Research has shown that until six weeks, the average healthy baby is unsettled and crying for approximately 3 hours a day. In the early weeks, crying is the best (and only) way that your baby can communicate his needs with you. The trouble is how do you translate his cries?
Amazingly, you will quickly learn to pick up the nuances of his various cries and what once seemed like an impossible-to-learn foreign language will become as easy to understand as your mother tongue.
Keep our crying checklist close by to help you.
Colic is described as 'a self-limiting disorder characterised by intermittent, unexplained excessive crying for 3 or more hours per day for at least 4 days per week in a thriving child'. Simple. Or not, depending on if you find yourself with a colicky baby on your hands. Colic generally shows itself during the first month of life and can continue until 4 -6 months of age. Research now suggests that colic is simply a part of the normal development process.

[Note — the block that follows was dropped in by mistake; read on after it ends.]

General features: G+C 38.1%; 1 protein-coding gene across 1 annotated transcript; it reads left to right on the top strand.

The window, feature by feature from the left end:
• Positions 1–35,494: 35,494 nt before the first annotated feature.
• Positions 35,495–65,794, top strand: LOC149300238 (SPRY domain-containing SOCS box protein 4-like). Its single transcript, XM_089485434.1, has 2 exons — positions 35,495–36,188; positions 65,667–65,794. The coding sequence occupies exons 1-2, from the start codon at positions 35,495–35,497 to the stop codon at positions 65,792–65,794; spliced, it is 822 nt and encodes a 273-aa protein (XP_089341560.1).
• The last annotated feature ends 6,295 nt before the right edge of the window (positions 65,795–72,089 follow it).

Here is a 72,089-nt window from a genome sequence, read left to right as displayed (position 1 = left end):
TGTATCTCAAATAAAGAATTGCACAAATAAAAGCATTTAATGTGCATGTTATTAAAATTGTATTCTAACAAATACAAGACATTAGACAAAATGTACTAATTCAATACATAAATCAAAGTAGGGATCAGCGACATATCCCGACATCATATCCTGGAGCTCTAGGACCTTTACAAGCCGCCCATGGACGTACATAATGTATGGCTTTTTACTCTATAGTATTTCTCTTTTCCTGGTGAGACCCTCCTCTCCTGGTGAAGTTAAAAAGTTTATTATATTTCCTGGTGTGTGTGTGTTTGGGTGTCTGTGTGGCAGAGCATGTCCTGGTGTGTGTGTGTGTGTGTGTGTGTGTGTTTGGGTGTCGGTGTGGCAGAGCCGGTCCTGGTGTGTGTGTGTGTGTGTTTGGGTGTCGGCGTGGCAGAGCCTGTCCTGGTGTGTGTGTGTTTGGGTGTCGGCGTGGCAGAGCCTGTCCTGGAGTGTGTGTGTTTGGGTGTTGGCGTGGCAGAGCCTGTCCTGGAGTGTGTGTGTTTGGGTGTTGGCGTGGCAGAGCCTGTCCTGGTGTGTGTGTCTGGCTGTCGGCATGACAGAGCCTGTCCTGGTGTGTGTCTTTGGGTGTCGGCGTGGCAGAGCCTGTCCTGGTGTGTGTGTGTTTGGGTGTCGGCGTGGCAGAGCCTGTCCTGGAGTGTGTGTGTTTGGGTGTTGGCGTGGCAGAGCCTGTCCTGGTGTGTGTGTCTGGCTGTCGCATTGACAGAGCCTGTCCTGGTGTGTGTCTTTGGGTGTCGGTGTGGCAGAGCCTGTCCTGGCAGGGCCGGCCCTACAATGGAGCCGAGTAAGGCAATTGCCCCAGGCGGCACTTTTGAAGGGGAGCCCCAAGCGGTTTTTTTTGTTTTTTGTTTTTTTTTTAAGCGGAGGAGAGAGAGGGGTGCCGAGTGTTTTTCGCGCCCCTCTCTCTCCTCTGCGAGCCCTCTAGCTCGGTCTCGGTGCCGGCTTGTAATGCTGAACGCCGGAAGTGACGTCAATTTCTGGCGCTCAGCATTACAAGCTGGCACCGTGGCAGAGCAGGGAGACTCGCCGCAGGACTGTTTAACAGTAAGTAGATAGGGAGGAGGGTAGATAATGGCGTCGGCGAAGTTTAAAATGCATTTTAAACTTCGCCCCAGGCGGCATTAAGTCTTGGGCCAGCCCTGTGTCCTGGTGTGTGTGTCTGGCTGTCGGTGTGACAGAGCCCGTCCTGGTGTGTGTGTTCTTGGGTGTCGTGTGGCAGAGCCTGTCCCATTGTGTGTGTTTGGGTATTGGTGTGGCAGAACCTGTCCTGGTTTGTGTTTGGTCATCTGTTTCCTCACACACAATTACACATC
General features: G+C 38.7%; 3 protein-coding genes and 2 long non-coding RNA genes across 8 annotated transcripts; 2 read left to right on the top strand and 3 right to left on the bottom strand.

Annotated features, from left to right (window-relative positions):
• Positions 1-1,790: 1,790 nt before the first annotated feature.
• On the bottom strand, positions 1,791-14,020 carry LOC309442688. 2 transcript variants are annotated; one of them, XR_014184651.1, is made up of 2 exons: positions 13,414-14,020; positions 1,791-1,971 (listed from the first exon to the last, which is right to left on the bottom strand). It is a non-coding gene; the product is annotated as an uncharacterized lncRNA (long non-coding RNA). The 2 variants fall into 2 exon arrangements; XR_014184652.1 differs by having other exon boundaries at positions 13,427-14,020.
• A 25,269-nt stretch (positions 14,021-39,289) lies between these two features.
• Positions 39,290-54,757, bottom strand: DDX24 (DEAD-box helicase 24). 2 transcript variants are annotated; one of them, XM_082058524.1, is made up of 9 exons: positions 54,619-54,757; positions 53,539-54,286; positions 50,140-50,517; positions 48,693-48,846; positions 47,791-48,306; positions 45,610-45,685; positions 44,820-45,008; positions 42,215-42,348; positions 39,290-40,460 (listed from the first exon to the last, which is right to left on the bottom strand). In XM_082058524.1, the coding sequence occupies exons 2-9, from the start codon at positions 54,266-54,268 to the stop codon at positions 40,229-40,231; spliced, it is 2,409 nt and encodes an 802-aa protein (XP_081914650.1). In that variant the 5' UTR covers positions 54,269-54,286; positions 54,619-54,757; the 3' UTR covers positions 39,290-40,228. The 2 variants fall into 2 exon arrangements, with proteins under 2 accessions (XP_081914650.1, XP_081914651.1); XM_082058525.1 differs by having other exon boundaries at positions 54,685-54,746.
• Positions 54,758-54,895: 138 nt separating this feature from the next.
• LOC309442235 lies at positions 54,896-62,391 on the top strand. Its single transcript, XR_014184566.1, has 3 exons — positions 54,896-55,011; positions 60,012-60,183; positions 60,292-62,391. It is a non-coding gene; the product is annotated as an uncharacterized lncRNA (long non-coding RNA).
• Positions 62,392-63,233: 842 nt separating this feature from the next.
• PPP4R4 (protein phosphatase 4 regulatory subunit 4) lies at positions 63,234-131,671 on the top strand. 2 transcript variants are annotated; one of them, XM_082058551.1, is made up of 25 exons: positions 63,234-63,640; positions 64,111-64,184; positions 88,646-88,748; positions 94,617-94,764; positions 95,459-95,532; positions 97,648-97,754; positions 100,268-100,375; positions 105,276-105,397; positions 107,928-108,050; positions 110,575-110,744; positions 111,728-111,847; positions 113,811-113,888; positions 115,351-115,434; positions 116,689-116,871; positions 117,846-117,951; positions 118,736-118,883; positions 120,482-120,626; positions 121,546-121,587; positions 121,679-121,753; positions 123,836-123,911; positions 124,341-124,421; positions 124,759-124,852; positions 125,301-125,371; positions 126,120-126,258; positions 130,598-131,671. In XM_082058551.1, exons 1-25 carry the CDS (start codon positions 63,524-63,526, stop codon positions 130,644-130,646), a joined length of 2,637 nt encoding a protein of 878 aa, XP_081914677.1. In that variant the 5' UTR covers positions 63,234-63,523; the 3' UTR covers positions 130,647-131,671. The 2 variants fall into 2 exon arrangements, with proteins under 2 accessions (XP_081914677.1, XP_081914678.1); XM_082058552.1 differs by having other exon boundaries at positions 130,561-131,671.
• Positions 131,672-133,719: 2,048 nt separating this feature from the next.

If you suspect colic to be the cause of your baby's misery, ensure that you first have her checked out by your GP to rule out anything more serious, and once the diagnosis is confirmed (colic is usually diagnosed when there is nothing else left to explain the constant crying) look for support to help you get through this difficult period. Sometimes, just having another adult around helps you to cope and keep calm.
Find out more about colic.
Almost every baby will have at least one outbreak of nappy rash during their nappy career, and while it's painful and unsightly, it rarely ever poses a serious health risk.
The best way to beat the nappy rash blues is to make sure that your baby's nappies are changed often (urine on chapped or broken skin can really hurt) and that his bottom gets a good airing at every change. Give him as much nappy-free time as you can while the rash looks angry, and then when you do need to cover his bottom again, use a barrier cream to protect his cream. Avoid anything petroleum-based, such as Vaseline, as these can irritate the skin.
Many also swear by the healing properties of paw-paw cream, and others prefer to use cornstarch powder instead of creams to keep the rash-y area extra dry. Many cloth nappy disciples also choose to use disposable nappies to help clear a rash quickly, as disposables will help keep his bottom drier longer.
Find more about your baby’s week by week development
This article was written by Linda Drummond for Kidspot.com.au and has been adapted for Kidspot.co.nz